Typhoid in Laos: An 18-Year Perspective.
Roberts T., Rattanavong S., Phommasone K., Chansamouth V., Davong V., Keoluangkhot V., Hongsakhone S., Bounsavath N., Mayxay M., Vongsouvath M., Dance DAB., Newton PN.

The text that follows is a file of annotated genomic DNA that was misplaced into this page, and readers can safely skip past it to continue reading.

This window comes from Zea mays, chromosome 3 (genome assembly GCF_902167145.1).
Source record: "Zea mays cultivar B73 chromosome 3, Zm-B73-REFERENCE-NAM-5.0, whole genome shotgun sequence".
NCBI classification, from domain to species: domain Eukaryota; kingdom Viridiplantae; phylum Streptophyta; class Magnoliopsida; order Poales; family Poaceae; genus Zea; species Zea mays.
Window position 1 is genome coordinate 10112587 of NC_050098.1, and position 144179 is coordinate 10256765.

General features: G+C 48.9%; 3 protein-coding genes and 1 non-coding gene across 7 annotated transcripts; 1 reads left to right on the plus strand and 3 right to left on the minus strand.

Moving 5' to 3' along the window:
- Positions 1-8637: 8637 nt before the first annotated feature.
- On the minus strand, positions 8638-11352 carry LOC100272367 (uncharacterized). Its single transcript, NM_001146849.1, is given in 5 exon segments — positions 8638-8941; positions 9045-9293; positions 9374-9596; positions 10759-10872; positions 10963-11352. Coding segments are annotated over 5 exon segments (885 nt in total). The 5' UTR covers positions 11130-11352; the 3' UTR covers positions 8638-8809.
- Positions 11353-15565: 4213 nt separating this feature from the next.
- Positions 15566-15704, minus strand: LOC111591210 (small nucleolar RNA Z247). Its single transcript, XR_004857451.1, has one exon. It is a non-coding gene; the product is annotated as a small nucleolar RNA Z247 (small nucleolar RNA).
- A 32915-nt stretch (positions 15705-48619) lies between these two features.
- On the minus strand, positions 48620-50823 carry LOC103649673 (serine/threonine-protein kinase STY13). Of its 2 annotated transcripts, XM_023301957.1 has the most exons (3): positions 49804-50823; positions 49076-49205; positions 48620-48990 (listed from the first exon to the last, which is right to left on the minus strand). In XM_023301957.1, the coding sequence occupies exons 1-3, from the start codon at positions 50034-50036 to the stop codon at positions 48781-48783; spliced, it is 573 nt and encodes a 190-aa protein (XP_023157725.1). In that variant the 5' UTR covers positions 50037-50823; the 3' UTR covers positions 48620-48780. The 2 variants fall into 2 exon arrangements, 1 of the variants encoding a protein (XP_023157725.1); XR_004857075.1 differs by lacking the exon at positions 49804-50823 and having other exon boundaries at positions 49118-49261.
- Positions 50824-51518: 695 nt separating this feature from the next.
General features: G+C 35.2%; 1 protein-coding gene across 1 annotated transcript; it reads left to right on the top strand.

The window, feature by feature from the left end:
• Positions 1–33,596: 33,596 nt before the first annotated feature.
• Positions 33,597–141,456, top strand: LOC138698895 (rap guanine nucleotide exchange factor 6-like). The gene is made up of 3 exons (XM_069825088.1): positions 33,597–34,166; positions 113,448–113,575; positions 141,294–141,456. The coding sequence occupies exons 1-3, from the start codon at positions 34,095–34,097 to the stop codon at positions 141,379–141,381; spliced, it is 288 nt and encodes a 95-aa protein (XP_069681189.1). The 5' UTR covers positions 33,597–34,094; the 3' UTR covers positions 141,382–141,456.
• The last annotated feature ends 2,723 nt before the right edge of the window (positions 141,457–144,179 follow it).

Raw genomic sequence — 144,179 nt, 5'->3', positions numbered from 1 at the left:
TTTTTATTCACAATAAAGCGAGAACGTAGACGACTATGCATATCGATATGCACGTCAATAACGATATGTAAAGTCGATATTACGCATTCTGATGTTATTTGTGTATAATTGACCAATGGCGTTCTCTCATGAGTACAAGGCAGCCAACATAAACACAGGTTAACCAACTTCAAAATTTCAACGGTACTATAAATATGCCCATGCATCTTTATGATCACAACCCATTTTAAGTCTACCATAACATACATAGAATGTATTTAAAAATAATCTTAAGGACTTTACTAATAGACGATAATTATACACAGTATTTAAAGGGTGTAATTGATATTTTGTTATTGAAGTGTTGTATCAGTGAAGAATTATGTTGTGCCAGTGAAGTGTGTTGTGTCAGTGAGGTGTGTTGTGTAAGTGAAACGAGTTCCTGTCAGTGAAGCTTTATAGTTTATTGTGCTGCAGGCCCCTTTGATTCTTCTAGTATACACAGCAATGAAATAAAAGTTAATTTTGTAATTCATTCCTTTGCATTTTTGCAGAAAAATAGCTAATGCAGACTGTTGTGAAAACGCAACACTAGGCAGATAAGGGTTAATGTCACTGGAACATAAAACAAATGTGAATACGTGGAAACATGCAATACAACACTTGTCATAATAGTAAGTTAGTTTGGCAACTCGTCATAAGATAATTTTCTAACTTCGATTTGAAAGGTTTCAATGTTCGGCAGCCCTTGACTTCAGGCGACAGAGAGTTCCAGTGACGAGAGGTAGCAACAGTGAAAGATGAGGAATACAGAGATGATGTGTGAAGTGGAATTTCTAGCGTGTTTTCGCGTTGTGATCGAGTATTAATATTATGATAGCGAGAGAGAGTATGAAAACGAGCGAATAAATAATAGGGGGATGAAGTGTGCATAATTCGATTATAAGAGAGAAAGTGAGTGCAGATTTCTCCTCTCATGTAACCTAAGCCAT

Although typhoid is endemic to Southeast Asia, very little is known about the disease in Laos. Typhoid vaccination is not included in the national immunization program. Although sanitation has improved, one million people still do not have access to basic clean water sources. We describe the epidemiology and antimicrobial susceptibility patterns of Salmonella enterica serovar Typhi (S. Typhi) infection in Laos based on isolates accrued over 18 years at Mahosot Hospital, Vientiane. All blood cultures collected from patients presenting with fever submitted to the Microbiology Laboratory at Mahosot Hospital (February 2000-December 2018) were included. This included patients from Vientiane and four provincial hospitals and one typhoid outbreak investigation. A total of 913 (1.5%) of 60,384 blood cultures were positive for S. Typhi. The majority of isolates with data available (712/898, 79.3%) were susceptible to all antibiotics tested, with 59 (6.5%) multidrug-resistant (MDR) isolates, mostly from one outbreak. Of 854 isolates, 12 (1.4%) were fluoroquinolone resistant. Patient admissions peaked between March and June at the end of the dry season. Although there are key limitations, these data give the first detailed epidemiological evidence of typhoid in Laos. However, estimates will be greatly influenced by access to blood culture services and health-seeking behavior. Although typhoid multidrug resistance and fluoroquinolone resistance are not currently major issues in Laos, continued surveillance and improved antibiotic stewardship are necessary to forestall worsening of the situation. Cost-effectiveness analysis is needed to inform decisions regarding typhoid vaccine introduction.